Where Do I Start With Outkast?

Brow Beat
Slate's Culture Blog
Nov. 20 2013 3:00 PM

Where Do I Start With Outkast?

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You should definitely listen to these guys. But where to begin?

Frank Micelotta/ImageDirect

So much music-critic ink has been spilled over Outkast over the years it’s amazing to realize that it’s been seven years since the duo released a proper album and more than 10 since the group was at its creative peak. As rumors swirl about a reunion between Andre 3000 and Big Boi at next spring’s Coachella—for the record, if I was Sleepy Brown, I’d be trying to get Outkast back together too, just so I could sing “The Way You Move” again—a lot of listeners under 25 must be wondering, What’s the big deal? After all, “Hey Ya!” is a great wedding-reception song, but why should I care about some Atlanta rappers getting back together?

Because for a seven-year stretch—from ATLiens in 1996 to Speakerboxxx/The Love Below in 2003—Outkast was making the best, weirdest, funkiest, funniest music on the planet, that’s why. “Hey Ya!” was their inescapable hit, spending nine weeks at No. 1, and it’s a historically great pop song, but it only somewhat reflects what made the duo so great. Outkast’s songs were catchy, yes, but what drove them was the tension behind Big Boi’s delivery and Andre’s, between “ghetto musick” and flower power (but with each influencing the other over the years, until they split entirely); the wry, personal, technically astonishing rapping; the wild production that sounded years ahead of what anyone else was making at the time. It all came to a head in 2000’s “B.O.B.,” a masterpiece of angry funk that was (correctly) declared by Pitchfork the best track of the decade.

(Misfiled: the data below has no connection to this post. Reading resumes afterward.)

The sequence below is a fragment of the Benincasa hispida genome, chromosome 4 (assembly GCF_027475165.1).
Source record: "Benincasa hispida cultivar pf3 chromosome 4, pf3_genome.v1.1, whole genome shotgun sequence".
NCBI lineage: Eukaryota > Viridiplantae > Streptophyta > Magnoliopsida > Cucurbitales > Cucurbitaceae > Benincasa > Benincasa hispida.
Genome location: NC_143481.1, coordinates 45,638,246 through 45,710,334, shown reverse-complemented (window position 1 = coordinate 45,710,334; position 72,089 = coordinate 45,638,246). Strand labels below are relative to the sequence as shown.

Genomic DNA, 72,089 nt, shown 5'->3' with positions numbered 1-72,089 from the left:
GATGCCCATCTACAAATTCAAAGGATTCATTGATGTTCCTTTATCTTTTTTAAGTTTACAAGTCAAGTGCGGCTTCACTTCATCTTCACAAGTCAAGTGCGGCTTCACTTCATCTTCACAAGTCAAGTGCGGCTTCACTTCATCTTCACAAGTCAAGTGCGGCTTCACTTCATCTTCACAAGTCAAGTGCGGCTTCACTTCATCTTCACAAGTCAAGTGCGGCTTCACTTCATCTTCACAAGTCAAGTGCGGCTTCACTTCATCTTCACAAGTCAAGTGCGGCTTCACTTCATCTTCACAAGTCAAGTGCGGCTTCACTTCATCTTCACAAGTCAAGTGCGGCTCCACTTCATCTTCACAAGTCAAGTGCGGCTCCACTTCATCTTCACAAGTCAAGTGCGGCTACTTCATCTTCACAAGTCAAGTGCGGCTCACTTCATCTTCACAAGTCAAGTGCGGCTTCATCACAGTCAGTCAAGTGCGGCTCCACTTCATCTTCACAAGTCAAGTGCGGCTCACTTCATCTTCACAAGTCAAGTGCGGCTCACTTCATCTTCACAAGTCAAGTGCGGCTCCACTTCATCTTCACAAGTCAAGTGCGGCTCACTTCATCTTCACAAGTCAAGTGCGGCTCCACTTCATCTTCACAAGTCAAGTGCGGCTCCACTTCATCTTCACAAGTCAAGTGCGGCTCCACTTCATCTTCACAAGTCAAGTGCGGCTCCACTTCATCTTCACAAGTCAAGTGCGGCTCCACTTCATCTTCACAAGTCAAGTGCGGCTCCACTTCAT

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Where should you start with Outkast? With all of it. But here are 10 songs to get you going, beginning with their first single in 1993, released when Big Boi was still in high school. Well, 10 songs besides “Hey Ya!” Because c’mon. (Also: “Int’l Players Anthem” features Outkast, but was a UGK track; that’s not here either.)

Wheelz of Steel” (ATLiens, 1996)

Rosa Parks” (Aquemini, 1998)

B.O.B.” (Stankonia, 2000)

Ms. Jackson” (Stankonia, 2000)

Gangsta Shit” (Stankonia, 2000)

Ghetto Musick” (Speakerboxxx, 2003)

Dan Kois is Slate's culture editor, co-host of Mom and Dad Are Fighting, and a contributing writer to the New York Times Magazine.